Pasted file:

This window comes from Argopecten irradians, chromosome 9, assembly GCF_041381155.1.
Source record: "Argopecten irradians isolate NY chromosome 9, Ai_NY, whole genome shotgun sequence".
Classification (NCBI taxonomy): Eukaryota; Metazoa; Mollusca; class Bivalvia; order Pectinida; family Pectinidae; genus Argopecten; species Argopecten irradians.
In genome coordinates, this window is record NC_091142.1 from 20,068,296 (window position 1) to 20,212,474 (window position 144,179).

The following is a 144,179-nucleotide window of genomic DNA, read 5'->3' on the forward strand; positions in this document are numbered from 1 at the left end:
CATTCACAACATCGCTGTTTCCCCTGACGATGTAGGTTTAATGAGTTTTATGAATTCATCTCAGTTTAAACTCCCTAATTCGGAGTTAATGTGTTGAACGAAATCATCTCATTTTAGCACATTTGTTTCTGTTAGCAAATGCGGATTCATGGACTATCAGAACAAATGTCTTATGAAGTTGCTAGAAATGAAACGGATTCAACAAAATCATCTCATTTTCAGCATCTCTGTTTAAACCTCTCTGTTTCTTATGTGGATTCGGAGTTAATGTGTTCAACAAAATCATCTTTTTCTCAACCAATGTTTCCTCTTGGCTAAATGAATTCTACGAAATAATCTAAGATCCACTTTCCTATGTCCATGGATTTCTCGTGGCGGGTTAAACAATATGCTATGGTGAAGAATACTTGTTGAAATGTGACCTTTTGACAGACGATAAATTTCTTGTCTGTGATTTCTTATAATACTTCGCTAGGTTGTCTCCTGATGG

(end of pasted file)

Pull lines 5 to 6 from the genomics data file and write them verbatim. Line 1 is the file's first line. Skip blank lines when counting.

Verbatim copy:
The following is a 144,179-nucleotide window of genomic DNA, read 5'->3' on the forward strand; positions in this document are numbered from 1 at the left end:
CATTCACAACATCGCTGTTTCCCCTGACGATGTAGGTTTAATGAGTTTTATGAATTCATCTCAGTTTAAACTCCCTAATTCGGAGTTAATGTGTTGAACGAAATCATCTCATTTTAGCACATTTGTTTCTGTTAGCAAATGCGGATTCATGGACTATCAGAACAAATGTCTTATGAAGTTGCTAGAAATGAAACGGATTCAACAAAATCATCTCATTTTCAGCATCTCTGTTTAAACCTCTCTGTTTCTTATGTGGATTCGGAGTTAATGTGTTCAACAAAATCATCTTTTTCTCAACCAATGTTTCCTCTTGGCTAAATGAATTCTACGAAATAATCTAAGATCCACTTTCCTATGTCCATGGATTTCTCGTGGCGGGTTAAACAATATGCTATGGTGAAGAATACTTGTTGAAATGTGACCTTTTGACAGACGATAAATTTCTTGTCTGTGATTTCTTATAATACTTCGCTAGGTTGTCTCCTGATGG